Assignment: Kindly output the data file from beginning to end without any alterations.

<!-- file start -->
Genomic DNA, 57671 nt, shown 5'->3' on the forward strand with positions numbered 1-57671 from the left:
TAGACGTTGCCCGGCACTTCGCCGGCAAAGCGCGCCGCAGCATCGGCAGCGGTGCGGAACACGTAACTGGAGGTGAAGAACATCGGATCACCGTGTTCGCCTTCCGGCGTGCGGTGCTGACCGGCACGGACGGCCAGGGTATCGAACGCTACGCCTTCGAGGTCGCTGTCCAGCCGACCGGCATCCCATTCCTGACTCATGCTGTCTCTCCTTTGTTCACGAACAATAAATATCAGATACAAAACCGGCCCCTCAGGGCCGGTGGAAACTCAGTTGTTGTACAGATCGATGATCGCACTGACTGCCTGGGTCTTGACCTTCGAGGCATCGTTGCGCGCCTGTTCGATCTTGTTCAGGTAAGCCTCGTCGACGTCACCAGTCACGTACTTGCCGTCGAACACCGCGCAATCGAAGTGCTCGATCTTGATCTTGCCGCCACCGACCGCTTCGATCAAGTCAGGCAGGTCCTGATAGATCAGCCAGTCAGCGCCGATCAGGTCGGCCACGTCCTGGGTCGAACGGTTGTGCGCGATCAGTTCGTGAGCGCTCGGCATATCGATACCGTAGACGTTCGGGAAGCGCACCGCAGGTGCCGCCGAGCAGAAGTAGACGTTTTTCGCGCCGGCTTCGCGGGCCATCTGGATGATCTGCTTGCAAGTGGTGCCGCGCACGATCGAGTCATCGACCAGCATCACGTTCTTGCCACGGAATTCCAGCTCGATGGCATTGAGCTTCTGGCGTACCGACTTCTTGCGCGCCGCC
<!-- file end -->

Genomic DNA, 57671 nt, shown 5'->3' on the forward strand with positions numbered 1-57671 from the left:
TAGACGTTGCCCGGCACTTCGCCGGCAAAGCGCGCCGCAGCATCGGCAGCGGTGCGGAACACGTAACTGGAGGTGAAGAACATCGGATCACCGTGTTCGCCTTCCGGCGTGCGGTGCTGACCGGCACGGACGGCCAGGGTATCGAACGCTACGCCTTCGAGGTCGCTGTCCAGCCGACCGGCATCCCATTCCTGACTCATGCTGTCTCTCCTTTGTTCACGAACAATAAATATCAGATACAAAACCGGCCCCTCAGGGCCGGTGGAAACTCAGTTGTTGTACAGATCGATGATCGCACTGACTGCCTGGGTCTTGACCTTCGAGGCATCGTTGCGCGCCTGTTCGATCTTGTTCAGGTAAGCCTCGTCGACGTCACCAGTCACGTACTTGCCGTCGAACACCGCGCAATCGAAGTGCTCGATCTTGATCTTGCCGCCACCGACCGCTTCGATCAAGTCAGGCAGGTCCTGATAGATCAGCCAGTCAGCGCCGATCAGGTCGGCCACGTCCTGGGTCGAACGGTTGTGCGCGATCAGTTCGTGAGCGCTCGGCATATCGATACCGTAGACGTTCGGGAAGCGCACCGCAGGTGCCGCCGAGCAGAAGTAGACGTTTTTCGCGCCGGCTTCGCGGGCCATCTGGATGATCTGCTTGCAAGTGGTGCCGCGCACGATCGAGTCATCGACCAGCATCACGTTCTTGCCACGGAATTCCAGCTCGATGGCATTGAGCTTCTGGCGTACCGACTTCTTGCGCGCCGCC